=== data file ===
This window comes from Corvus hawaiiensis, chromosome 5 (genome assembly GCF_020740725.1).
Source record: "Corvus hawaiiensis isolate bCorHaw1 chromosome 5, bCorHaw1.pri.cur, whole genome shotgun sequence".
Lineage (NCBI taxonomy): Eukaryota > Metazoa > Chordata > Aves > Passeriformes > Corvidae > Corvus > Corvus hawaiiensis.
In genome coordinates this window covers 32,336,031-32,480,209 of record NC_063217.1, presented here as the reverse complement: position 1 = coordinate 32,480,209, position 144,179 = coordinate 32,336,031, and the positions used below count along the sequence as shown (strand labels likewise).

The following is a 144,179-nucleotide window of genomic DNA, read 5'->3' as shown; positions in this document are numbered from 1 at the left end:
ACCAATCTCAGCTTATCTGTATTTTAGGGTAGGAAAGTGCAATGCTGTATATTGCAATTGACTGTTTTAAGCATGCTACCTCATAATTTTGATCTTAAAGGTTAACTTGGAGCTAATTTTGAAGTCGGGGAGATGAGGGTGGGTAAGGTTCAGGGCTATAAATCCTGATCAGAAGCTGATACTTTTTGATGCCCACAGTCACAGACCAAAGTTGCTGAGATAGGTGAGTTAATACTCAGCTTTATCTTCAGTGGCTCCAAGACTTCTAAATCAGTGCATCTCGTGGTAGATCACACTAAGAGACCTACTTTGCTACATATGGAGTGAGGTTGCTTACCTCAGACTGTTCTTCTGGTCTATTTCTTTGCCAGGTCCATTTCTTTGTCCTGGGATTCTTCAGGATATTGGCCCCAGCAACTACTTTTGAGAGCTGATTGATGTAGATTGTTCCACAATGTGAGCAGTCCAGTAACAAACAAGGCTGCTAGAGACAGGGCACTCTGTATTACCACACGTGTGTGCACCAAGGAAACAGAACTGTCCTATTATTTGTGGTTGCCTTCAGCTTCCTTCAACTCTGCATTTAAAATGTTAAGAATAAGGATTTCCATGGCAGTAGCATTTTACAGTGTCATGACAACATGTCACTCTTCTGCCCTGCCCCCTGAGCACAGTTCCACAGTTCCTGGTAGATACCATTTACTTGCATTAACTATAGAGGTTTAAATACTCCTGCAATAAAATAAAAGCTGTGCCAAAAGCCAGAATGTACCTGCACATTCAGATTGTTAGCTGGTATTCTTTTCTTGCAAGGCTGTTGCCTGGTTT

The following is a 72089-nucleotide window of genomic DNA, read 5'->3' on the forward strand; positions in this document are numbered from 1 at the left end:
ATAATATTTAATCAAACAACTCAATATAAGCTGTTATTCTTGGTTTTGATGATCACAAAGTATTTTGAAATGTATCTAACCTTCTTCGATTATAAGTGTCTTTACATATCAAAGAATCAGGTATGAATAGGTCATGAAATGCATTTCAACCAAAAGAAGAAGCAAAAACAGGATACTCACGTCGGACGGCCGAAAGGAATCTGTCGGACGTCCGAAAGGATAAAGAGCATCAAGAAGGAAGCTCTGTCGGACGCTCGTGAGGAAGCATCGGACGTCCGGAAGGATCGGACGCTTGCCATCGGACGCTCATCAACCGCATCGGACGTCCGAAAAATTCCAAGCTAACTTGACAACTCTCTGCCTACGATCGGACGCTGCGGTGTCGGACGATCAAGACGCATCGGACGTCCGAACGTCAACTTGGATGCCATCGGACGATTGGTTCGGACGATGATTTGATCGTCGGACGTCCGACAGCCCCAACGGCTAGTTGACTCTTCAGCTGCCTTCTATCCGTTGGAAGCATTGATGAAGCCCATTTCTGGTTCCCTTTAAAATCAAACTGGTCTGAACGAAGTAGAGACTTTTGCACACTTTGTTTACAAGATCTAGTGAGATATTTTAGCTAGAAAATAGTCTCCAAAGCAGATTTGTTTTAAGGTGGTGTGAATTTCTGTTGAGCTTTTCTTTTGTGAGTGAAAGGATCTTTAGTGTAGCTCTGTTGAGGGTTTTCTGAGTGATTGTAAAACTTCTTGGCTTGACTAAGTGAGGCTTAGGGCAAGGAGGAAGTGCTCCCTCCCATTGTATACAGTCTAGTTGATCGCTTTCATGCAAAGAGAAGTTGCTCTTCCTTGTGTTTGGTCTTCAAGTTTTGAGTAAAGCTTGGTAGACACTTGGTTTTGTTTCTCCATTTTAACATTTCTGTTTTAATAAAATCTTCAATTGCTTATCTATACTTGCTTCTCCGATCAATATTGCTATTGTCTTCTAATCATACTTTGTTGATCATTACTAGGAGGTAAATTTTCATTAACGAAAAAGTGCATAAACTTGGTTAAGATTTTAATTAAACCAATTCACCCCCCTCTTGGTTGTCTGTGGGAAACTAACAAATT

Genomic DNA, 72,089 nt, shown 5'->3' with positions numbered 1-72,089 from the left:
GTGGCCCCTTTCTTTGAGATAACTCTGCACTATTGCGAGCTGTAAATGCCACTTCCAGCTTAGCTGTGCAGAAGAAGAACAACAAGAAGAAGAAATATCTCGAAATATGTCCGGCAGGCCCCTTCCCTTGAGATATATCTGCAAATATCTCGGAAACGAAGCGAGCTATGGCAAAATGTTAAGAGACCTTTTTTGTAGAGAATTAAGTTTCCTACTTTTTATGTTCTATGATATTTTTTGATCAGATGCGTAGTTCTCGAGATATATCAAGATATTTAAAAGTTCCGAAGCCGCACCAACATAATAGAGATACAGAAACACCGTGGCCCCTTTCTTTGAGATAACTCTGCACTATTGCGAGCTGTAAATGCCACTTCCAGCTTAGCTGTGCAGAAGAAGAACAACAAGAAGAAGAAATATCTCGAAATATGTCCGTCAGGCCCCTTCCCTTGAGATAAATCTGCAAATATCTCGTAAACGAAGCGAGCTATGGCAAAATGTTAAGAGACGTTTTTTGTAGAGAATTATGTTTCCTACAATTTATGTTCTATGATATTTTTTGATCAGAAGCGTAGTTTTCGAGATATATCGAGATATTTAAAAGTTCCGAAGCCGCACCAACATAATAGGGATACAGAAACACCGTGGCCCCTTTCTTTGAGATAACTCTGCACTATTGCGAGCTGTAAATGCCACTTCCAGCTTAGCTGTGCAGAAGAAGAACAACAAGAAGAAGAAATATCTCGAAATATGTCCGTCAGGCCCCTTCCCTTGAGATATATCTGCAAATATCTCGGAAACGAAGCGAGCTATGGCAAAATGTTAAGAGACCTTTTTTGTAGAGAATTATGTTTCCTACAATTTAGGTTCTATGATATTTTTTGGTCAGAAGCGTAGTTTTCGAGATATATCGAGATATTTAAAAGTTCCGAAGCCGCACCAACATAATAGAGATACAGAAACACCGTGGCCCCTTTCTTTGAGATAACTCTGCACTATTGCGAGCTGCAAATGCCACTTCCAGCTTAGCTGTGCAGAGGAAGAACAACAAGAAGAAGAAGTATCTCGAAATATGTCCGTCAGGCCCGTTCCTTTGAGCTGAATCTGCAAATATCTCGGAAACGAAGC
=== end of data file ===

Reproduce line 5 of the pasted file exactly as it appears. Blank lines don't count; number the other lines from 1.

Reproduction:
The following is a 144,179-nucleotide window of genomic DNA, read 5'->3' as shown; positions in this document are numbered from 1 at the left end: